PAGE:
Not unlike fat loss, core training is somewhat confusing. There’s tons of available information and all of it seems to be quite conflicting.
The only difference being, we don’t seem to come across a decent definition of what core stability actually is as we scroll through our feeds.
There are however, endless random lists of exercises that appear to challenge our midsections….or something like that?
Core stability... That’s like working on my abs, right?
And that assumption is not untrue. Go ahead, girl. You’re on to something with that statement. It’s just not the complete story. There’s a little bit more to the definition.
What Is Core Stability?
Core stability refers to your ability to tie yourself together, to connect the different segments of your body and maintain your posture through a given position or movement.
It’s your ability to hold that position, to stand your ground against resistance.
So it involves your abs and your midsection yes, as much of your success is dependent on your ability to breathe through the positions and harness that power.
But it’s oh so much more than that.
Mainly because, not unlike fat loss, the reason for the mystery surrounding core stability is that it’s situation specific. Or position specific to be exact.
Meaning, your ability to maintain core stability in a squat, is quite independent of your ability to maintain core stability in a row, or even say something as similar as a squat on one leg. You might look really poised and pretty on two legs, and then not so much on one.
And everyone has different core strengths and weaknesses. Things we are inherently good at and things we may need a little more confidence with.
There’s plenty of reasons why that could be. Maybe you’ve had more practice with squats, so your posture looks lovely. You’ve had more experience and training to refine the movement.
But maybe you sit at a desk for long hours during the day and now your rowing posture is not quite as pretty.
Not to worry, my dear! You just have some practicing to do.
Regress to Progress
Just as you attack any other skill, you’ll need to start with the basics. All exercises have regressions and progressions. There are unlimited ways to make them easier or harder. A deadlift can turn into a swing. A split squat can turn into a lunge.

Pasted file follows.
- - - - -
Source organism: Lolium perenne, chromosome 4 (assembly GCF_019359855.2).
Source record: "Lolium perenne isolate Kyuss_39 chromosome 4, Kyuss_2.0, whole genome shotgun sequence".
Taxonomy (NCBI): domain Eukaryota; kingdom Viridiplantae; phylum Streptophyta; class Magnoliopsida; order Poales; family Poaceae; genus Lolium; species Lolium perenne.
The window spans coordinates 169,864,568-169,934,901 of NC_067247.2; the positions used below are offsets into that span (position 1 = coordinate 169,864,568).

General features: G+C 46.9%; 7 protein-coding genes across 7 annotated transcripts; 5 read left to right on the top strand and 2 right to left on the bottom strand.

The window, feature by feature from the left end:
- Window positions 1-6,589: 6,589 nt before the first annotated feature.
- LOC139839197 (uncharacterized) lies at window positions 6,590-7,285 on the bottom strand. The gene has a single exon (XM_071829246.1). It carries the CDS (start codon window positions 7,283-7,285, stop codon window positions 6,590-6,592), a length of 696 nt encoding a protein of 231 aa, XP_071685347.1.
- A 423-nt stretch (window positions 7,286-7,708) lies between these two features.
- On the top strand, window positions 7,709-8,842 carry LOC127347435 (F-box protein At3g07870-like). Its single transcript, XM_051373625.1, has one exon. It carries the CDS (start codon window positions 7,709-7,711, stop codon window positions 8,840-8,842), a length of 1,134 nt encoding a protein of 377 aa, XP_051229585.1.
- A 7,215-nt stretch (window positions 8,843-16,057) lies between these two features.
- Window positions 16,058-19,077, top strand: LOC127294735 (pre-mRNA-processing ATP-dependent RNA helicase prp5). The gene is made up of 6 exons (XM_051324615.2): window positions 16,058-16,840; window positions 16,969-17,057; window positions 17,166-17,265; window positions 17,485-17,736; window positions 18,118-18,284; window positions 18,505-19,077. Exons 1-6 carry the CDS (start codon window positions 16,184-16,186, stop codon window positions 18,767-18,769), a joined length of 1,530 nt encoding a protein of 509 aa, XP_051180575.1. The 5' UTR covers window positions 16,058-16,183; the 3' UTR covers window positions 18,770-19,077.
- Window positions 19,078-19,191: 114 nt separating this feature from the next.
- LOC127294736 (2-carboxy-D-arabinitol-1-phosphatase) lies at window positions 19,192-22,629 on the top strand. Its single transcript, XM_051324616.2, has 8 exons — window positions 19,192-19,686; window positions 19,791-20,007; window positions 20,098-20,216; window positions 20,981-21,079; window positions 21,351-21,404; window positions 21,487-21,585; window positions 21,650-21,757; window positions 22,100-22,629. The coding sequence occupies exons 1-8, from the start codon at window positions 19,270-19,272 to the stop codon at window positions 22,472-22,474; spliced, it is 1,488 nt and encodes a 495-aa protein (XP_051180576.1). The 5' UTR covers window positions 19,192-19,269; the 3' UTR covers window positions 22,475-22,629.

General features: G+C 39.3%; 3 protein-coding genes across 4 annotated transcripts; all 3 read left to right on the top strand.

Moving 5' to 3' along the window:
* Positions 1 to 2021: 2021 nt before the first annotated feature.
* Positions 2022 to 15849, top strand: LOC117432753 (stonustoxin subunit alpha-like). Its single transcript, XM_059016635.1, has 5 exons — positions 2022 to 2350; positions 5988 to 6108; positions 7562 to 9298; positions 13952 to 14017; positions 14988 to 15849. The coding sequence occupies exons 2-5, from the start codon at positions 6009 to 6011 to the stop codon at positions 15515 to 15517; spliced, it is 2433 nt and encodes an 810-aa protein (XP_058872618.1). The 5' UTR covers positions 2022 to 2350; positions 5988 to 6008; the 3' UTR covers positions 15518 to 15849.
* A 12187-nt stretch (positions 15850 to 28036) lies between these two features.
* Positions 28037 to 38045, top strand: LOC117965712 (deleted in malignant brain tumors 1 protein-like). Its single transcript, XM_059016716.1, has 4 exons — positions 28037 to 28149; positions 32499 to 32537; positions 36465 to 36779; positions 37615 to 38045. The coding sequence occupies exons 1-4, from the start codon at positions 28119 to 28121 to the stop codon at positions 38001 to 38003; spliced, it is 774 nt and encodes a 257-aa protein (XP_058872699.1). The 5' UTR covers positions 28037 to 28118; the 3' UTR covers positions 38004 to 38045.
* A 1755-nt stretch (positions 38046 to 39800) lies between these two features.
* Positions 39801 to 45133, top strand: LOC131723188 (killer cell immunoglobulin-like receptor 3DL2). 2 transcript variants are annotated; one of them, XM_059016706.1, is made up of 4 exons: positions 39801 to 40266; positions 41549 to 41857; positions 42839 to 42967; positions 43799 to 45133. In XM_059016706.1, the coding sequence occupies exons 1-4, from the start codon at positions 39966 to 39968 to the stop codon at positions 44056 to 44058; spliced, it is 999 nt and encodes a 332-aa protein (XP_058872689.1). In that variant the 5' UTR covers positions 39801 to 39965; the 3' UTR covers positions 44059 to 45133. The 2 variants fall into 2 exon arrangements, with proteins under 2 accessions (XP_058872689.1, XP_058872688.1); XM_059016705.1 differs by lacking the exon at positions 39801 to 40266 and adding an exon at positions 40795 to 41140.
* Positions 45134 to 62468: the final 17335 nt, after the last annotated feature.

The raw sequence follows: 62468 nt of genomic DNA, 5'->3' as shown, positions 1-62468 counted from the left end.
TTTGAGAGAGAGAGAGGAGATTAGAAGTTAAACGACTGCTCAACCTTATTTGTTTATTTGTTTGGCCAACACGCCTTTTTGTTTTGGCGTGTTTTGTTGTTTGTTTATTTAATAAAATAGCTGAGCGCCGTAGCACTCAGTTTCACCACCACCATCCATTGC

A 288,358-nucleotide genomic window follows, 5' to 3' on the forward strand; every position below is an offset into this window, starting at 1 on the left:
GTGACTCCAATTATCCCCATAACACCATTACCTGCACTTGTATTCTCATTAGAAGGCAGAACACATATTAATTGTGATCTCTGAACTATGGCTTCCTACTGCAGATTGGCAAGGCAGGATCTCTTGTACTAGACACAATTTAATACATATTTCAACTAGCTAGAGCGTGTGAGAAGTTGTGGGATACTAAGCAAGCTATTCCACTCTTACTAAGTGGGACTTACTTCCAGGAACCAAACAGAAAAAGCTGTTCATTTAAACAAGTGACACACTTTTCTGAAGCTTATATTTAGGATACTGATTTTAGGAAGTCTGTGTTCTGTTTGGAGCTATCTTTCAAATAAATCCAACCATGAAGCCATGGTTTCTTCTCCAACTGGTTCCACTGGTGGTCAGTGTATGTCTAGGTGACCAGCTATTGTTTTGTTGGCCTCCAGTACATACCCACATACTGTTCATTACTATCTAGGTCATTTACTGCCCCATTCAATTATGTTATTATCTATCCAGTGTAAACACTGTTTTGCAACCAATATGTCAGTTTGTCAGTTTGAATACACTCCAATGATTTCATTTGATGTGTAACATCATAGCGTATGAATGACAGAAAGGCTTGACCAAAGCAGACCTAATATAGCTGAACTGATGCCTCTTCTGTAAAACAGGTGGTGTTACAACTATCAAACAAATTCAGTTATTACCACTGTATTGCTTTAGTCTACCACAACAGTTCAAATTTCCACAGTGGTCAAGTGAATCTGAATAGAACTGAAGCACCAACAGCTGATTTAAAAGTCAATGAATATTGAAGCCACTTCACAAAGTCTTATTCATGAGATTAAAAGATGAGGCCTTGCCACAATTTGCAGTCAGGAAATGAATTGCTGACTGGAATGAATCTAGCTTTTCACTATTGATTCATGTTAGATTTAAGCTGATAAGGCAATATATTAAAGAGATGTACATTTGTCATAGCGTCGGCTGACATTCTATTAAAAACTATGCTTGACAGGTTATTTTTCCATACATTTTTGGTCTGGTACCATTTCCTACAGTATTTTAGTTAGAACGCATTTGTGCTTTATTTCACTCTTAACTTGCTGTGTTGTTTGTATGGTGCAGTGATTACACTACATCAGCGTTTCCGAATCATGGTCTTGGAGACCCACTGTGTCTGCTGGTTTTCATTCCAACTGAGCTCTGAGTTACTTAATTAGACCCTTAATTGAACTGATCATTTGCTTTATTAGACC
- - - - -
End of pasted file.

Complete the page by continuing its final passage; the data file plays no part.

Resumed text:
You will, however, need to start at the very beginning of the path to learn the requisite skills you’ll need later. So that as the challenges get more complicated, you can move through the next progressions successfully. You can progress to that lunge without pain or compensation. Which is really a nicer way of saying you’re doing it wrong. Let’s get it right.
The very first step for most exercises is to bring them to the floor and turn them into isometrics, or static holds, rather than dynamic movements.
And that my friend, is why you think of core work as that ab stuff on the mat. You learn to use your breath to connect to your body and it certainly does feel like a lot of abs. Mostly abs. All of the abs.
We said that core strength is specific to the movement in question. For the sake of simplicity, we’ll say that in the gym, your movements are generally broken up into six or seven different categories. You push and pull. You squat and bend. You rotate. And you stand on a single leg. I say seven because I believe the split stance is it's own thing. Respect the lunge. Anyways...
The Best Basic Core Routine
So, I’m going to give you five different foundational exercises(the single leg consideration is built in) and a breathing exercise, that will serve as your core warm-up for any workout you may have planned. Or they can also be used as the workout if you are just getting back into the gym.
Breathing From Child's Pose
Finding neutral spine can be difficult when you are stuck in lumbar extension. Stress, sitting at a desk, indigestion, periods, and wearing heels can all cause your back to stiffen up. What we're referring to here is that excessive curvature in your lower back that feels painful and makes ab stuff impossible. Not everyone deals with it, but a lot of us do. In this video, I instruct you to complete one round of five breaths. But you may need more rounds on tough days to experience relief.
Even if your back is perfectly painless, it's a great idea to still start with some breathing first. You're going to need to create large amounts of tension for these exercises while still managing to control your breath. Practice without the tension, first.